Joe also spoke about the story of Grace Islet, a small ¾ of an acre landmass off the coast from Ganges Harbour in Salt Spring. The site is highly significant for the Coast Salish as it was used as a burial site until 1913 when it was bought by private ownership. In 2014, the landowner decided they were going to develop the property, which became highly controversial as this site was host to multiple burial cairns. In the end, the homeowner was paid $5.45 million by the provincial government on the basis of “the loss of future enjoyment of land.”
Audio 2: Joe Akerman speaking about the fight to protect Grace Islet Coast Salish burial grounds from development.
In speaking with Briony, Terry and Joe, we were transported into the world of environmental activism, which is often in conflict with large corporations set on exploiting the land for their own financial gain. These corporations, as well as private investors, are often positioned advantageously by the policies that are enforced by regulatory bodies backed by our governments. We were inspired by their words which instilled the notion that “direct action backed up by good science, good policy, and good community —that’s what works.”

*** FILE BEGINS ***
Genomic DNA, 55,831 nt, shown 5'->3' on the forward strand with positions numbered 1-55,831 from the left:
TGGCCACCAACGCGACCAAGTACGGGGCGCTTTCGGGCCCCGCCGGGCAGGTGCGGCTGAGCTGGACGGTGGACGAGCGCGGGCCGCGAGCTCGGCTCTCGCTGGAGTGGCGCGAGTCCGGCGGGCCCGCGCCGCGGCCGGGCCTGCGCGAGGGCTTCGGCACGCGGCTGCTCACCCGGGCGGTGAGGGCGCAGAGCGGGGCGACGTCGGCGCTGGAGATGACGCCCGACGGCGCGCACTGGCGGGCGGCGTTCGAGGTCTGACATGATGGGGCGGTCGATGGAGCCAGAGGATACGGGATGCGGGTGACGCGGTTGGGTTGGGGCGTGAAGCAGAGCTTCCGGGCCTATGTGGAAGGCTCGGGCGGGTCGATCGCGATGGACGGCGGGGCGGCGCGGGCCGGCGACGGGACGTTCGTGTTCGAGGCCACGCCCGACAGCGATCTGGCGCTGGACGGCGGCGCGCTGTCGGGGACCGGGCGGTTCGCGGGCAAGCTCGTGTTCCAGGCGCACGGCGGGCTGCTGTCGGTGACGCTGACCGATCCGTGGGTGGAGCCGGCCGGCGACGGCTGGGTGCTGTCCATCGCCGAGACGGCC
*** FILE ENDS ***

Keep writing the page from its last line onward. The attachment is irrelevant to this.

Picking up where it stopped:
Furthermore, Briony stressed the importance of political literacy in approaching direct action from a grand scale. That is, it is not enough to simply know something is wrong. We must also understand the political, social, and scientific backgrounds that inform the issue. She noted that “if you are not politically literate, you will be spinning your wheels.” She clarified that if activists don’t fully understand the issue(s) they are fighting for from these multiple scales, they are bound to experience frustration, as their actions may not have the impact they desire. That being said, making an impact also happens in simpler ways —everyone has their own realities and limitations in knowledge, time and ability, and supporting change can be something as simple as bringing muffins to the rally (shout out to Ellie).